WASHINGTON (NASA PR) — In 2020, NASA made significant progress on America’s Moon to Mars exploration strategy, met mission objectives for the Artemis program, achieved significant scientific advancements to benefit humanity, and returned human spaceflight capabilities to the United States, all while agency teams acted quickly to assist the national COVID-19 response.

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Northrop Grumman and NASA Complete Final Sunshield Deployment Test on the James Webb Space Telescope

For the last time on Earth, the James Webb Space Telescope’s sunshield was deployed and tensioned by testing teams at Northrop Grumman in Redondo Beach, California where final deployment tests were completed. Webb’s sunshield is designed to protect the telescope from light and heat emitted from the sun, Earth, and moon, and the observatory itself. (Credit: NASA/Chris Gunn)

REDONDO BEACH, Calif., Dec. 18, 2020 (Northrop Grumman PR) – Northrop Grumman Corporation (NYSE: NOC) and NASA have successfully completed the final sunshield deployment test on the James Webb Space Telescope in preparation for its 2021 launch.

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National Team Submits Artemis Human Lander Proposal to NASA

Kent, Wash. (Blue Origin PR) — The National Team submitted its Option A proposal this week to land the first woman and next man on the Moon in partnership with NASA. Blue Origin leads the Human Landing System (HLS) National Team, which includes Lockheed Martin, Northrop Grumman, and Draper.

Together, these partners guided Apollo, established routine orbit cargo transfer, developed today’s only crewed lunar spaceship, and pioneered planetary precision landing with liquid hydrogen/liquid oxygen vehicles. The proposed solution uses flight heritage and modularity to manage risk, move fast, and attain sustainable operations on the Moon.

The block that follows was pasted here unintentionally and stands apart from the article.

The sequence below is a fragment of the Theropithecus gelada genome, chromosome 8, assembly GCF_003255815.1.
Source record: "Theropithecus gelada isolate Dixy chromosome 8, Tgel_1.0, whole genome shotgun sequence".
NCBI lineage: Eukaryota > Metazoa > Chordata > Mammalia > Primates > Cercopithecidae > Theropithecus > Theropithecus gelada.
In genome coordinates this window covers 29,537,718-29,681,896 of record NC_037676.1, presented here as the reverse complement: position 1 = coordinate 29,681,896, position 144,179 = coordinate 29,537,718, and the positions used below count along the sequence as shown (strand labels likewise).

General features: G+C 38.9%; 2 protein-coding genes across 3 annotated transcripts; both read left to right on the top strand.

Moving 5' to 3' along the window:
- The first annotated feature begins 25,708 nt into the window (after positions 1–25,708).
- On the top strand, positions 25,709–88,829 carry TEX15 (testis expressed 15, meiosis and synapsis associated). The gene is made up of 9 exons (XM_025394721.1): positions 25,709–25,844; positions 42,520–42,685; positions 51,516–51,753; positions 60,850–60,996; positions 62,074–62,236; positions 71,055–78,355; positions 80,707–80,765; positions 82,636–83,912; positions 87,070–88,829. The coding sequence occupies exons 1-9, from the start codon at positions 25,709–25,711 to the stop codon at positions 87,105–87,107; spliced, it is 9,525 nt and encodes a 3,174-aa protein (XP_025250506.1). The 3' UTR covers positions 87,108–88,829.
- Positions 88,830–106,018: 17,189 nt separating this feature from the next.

During the base period alone, the National Team is completing 25 technical demonstrations, making key progress toward NASA’s mission. Watch this video to learn more about the technical demonstrations and the approach to get America back to the Moon to stay.   

Thales Alenia Space Chosen by Northrop Grumman to Provide Pressurized Module for HALO

Artist illustration of Northrop Grumman’s HALO module and the Power Propulsion Element which form the first critical component of NASA’s Gateway. (Credit: Northrop Grumman)
  • HALO (Habitation And Logistics Outpost): the initial crew cabin for astronauts visiting the lunar Gateway
  • Derived from Cygnus 10-year success story with Thales Alenia Space flight proven technologies
  • With HALO, Thales Alenia Space is strengthening its contribution to the Lunar Gateway

TURIN, Italy, December 7, 2020 (Thales Alenia Space PR) –  Thales Alenia Space, the joint company between Thales (67%) and Leonardo (33%), has signed a contract with Northrop Grumman to develop the pressurized module for HALO (Habitation And Logistics Outpost) that will be one of the first two elements to form the lunar Gateway which will be launched in late 2023.

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Northrop Grumman, Gilmour Space Technologies Work to Grow Sovereign Capabilities in Australia

CANBERRA, Australia (Northrop Grumman PR) – Northrop Grumman Corporation (NYSE: NOC) announced it signed a Memorandum of Understanding (MOU) with Queensland-based rocket company, Gilmour Space Technologies, to support the development of Australian sovereign space capabilities.

Northrop Grumman aims to lead industry support in developing Australian sovereign space capabilities to help meet the needs of defence and realise the Australian Space Agency vision,” said Chris Deeble, chief executive, Northrop Grumman Australia. “Our approach is consistent with the Australian government’s recently announced Modern Manufacturing Strategy, to make space hardware in Australia while securing sovereign capabilities in priority areas that includes defence and space.”